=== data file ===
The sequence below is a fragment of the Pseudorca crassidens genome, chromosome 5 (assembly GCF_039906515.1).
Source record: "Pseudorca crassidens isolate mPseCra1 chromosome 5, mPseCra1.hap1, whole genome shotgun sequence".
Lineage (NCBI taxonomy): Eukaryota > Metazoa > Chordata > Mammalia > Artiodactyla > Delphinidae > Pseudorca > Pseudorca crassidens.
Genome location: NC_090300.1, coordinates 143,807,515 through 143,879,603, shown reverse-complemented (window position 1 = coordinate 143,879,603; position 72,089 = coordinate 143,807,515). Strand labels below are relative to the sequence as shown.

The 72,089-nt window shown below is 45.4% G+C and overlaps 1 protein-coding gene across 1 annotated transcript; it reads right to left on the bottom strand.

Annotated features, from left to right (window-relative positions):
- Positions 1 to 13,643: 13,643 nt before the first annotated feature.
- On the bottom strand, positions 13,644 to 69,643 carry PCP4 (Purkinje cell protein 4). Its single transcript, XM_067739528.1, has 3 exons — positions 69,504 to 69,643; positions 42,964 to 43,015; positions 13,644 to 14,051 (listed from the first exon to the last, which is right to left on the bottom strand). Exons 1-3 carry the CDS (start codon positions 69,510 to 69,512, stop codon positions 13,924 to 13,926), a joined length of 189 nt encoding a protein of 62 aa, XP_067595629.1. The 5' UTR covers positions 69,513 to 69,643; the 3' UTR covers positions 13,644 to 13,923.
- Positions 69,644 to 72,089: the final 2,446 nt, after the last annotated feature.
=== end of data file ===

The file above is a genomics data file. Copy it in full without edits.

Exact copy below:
The sequence below is a fragment of the Pseudorca crassidens genome, chromosome 5 (assembly GCF_039906515.1).
Source record: "Pseudorca crassidens isolate mPseCra1 chromosome 5, mPseCra1.hap1, whole genome shotgun sequence".
Lineage (NCBI taxonomy): Eukaryota > Metazoa > Chordata > Mammalia > Artiodactyla > Delphinidae > Pseudorca > Pseudorca crassidens.
Genome location: NC_090300.1, coordinates 143,807,515 through 143,879,603, shown reverse-complemented (window position 1 = coordinate 143,879,603; position 72,089 = coordinate 143,807,515). Strand labels below are relative to the sequence as shown.

The 72,089-nt window shown below is 45.4% G+C and overlaps 1 protein-coding gene across 1 annotated transcript; it reads right to left on the bottom strand.

Annotated features, from left to right (window-relative positions):
- Positions 1 to 13,643: 13,643 nt before the first annotated feature.
- On the bottom strand, positions 13,644 to 69,643 carry PCP4 (Purkinje cell protein 4). Its single transcript, XM_067739528.1, has 3 exons — positions 69,504 to 69,643; positions 42,964 to 43,015; positions 13,644 to 14,051 (listed from the first exon to the last, which is right to left on the bottom strand). Exons 1-3 carry the CDS (start codon positions 69,510 to 69,512, stop codon positions 13,924 to 13,926), a joined length of 189 nt encoding a protein of 62 aa, XP_067595629.1. The 5' UTR covers positions 69,513 to 69,643; the 3' UTR covers positions 13,644 to 13,923.
- Positions 69,644 to 72,089: the final 2,446 nt, after the last annotated feature.